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    06 Oct 2020

    How UK Migration Patterns Have Changed in Wake of Covid-19

    How UK Migration Patterns Have Changed in Wake of Covid-19

    Coronavirus has had the biggest impact on the UK publics everyday lives since World War Two. Many of the UK’s most important sectors have taken massive financial hits, unemployment is increasing month on month and the country has been thrown into an era of uncertainty.

    With this in mind it is surprising that the UK property market and in particular UK house prices has proven particularly resilient post lockdown. Many areas of the UK have seen huge rises in house prices and this article aims to dissect some of the reasons this might be happening.

    House Movers Pushing up House Prices

    First and foremost, it is the increasing amount of house purchases post lock-down that is pushing up the prices of UK property. Interestingly, however, the number of first-time buyers has dropped with house movers accounting for the largest proportion of this number.

    Although there are a few noticeable reasons for this sudden influx of house movers, one stands out the most. This is the change in the UK public’s perception of what they require from a home. On the face of it this seems unusual. Surely people bought homes they wanted to live in, even before lockdown. For many proud homeowners this might have been the case but for others who spent more time away from their property at work, social events or travelling, a house was somewhere to rest at night.

    The unprecedented government measures during lockdown confined the UK population to the four walls of their house for up to 23 hours a day. People had no choice but to start working from home, eating at home and entertaining at home. During these months, many homeowners became more wary of what they need from a property they are spending more time in. They might feel they need more room, a garden, a nicer kitchen area for cooking, the list goes on. As the property market reopened, many of these homeowners began searching for property that would fit this new perception.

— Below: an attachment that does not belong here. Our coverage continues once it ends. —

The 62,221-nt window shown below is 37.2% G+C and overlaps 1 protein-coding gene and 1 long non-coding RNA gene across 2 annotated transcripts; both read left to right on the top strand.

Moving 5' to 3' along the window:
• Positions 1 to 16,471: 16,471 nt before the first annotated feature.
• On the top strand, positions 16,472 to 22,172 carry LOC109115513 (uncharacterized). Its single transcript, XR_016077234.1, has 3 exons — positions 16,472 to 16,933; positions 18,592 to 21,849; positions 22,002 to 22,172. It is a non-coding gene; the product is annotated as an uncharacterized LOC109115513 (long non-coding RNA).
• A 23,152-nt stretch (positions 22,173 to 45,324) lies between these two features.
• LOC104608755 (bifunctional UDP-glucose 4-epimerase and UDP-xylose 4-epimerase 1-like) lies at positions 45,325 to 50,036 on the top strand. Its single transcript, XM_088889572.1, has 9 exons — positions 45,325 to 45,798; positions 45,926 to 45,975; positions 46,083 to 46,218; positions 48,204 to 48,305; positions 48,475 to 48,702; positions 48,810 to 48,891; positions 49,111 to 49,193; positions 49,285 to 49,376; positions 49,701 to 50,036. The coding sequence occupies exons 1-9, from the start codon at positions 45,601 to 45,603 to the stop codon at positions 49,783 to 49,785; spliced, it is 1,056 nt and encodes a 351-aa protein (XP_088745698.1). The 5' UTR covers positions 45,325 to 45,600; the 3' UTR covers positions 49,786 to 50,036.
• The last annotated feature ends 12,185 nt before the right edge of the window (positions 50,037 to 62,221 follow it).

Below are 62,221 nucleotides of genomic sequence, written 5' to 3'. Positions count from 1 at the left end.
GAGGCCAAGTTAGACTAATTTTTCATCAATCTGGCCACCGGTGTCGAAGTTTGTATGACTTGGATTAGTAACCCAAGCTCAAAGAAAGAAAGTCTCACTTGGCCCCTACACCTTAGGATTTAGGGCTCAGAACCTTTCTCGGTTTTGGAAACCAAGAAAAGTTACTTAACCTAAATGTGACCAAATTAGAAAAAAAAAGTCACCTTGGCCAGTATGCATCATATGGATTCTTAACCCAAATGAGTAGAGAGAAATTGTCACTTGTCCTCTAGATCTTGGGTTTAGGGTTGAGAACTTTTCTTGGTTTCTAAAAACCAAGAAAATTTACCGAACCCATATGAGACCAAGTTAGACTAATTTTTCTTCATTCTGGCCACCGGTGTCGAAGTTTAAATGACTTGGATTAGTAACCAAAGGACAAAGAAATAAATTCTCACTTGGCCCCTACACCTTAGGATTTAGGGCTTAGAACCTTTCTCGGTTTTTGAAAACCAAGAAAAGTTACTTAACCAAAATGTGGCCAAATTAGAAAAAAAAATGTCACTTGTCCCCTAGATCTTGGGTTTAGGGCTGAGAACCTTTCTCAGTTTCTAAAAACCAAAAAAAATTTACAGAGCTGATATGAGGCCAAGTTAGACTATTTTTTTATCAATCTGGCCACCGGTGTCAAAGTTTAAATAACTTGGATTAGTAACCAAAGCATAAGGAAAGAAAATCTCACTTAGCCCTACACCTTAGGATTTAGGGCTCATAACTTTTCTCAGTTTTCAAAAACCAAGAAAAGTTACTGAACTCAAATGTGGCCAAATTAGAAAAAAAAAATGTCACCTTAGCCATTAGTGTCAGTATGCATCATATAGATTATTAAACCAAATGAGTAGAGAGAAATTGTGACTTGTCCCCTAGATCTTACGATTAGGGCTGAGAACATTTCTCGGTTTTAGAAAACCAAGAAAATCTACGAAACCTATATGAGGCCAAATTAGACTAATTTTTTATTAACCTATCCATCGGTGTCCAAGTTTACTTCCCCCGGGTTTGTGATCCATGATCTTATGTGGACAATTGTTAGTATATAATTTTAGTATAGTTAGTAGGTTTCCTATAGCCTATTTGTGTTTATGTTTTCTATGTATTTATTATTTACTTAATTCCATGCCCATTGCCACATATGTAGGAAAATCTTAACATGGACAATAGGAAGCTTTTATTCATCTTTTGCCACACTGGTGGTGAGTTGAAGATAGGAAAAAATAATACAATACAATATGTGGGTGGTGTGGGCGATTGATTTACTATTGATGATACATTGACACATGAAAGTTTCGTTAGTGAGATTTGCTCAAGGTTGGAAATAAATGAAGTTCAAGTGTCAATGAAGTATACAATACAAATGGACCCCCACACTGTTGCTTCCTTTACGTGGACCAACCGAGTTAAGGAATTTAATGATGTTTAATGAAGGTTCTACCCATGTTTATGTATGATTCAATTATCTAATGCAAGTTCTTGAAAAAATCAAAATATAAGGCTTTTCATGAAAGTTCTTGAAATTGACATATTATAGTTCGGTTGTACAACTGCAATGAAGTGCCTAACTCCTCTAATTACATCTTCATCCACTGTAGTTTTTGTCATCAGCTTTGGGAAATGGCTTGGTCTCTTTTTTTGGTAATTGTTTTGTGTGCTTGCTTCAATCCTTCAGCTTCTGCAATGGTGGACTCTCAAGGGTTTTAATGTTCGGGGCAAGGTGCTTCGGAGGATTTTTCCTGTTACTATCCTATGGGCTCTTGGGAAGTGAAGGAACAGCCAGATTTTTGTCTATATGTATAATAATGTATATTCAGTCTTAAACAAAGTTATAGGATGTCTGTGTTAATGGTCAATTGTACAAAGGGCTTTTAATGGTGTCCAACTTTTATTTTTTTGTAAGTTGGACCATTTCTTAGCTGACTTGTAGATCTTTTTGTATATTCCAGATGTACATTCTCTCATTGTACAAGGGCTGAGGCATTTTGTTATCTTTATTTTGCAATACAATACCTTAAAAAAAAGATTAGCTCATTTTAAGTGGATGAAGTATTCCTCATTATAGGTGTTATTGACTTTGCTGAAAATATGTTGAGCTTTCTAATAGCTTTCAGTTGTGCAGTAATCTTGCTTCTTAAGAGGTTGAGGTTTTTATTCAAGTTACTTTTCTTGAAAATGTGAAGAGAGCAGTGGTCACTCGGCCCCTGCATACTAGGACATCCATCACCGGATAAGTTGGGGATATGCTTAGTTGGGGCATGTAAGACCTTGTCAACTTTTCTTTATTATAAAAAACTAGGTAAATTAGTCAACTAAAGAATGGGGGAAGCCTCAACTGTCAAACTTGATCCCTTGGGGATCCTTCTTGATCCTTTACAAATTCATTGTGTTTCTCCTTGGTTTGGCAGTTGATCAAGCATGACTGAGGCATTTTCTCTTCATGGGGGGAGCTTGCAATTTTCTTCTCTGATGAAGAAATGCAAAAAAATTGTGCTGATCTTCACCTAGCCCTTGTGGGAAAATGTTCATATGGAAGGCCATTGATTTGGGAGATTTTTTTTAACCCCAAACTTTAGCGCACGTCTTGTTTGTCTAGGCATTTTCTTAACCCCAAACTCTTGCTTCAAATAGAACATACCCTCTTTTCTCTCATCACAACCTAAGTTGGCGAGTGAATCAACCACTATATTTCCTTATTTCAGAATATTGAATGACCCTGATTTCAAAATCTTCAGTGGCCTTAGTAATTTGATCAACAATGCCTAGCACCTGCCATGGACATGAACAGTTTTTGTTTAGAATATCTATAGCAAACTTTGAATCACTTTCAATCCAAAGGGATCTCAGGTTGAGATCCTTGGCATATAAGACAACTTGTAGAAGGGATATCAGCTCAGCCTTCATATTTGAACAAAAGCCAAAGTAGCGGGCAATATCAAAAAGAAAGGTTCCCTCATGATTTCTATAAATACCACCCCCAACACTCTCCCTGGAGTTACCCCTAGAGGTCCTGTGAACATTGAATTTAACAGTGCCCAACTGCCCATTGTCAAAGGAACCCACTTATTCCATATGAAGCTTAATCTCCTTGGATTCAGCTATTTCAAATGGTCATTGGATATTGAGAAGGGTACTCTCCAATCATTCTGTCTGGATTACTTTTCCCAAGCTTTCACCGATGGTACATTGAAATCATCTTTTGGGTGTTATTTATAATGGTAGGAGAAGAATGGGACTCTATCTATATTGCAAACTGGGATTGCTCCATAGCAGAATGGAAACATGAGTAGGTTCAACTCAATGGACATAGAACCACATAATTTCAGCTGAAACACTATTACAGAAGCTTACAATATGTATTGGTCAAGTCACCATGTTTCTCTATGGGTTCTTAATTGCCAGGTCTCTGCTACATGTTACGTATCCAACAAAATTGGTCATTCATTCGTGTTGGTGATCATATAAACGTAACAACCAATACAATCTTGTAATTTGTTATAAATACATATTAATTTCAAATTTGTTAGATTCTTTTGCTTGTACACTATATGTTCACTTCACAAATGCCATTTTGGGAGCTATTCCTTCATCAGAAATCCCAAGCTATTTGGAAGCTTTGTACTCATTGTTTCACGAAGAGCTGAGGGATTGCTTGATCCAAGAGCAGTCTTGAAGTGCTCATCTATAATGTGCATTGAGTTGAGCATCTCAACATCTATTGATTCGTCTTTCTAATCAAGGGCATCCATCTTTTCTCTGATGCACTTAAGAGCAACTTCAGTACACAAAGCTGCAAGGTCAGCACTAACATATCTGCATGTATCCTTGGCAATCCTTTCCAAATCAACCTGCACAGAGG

Are people moving out of London?

    Another interesting factor in the surge of house prices outside of London is the sudden change of migration patterns seen post-lockdown. As people have become more accustomed to life working from home, and the lack of urgency shown by companies to get people back in the office, homeowners in London are considering life outside the capital.

    According to research undertaken by Total jobs, Covid-19 is accelerating migration away from the capital, as 1.6m Londoners (26%) have been working outside of the city during lockdown and want to continue doing so.

    A staggering 43% of respondents in the study have said that the new flexibility in working arrangements offered by their employer would encourage them to consider seeking new pastures outside of London. As businesses become more flexible and start offering workers increased opportunity to work remotely, people are becoming more interested in the prospect of moving to other areas of the UK. This is in part due to the value for money people can benefit from outside of the capital, with property prices considerably less.

    A reverse ‘brain drain’?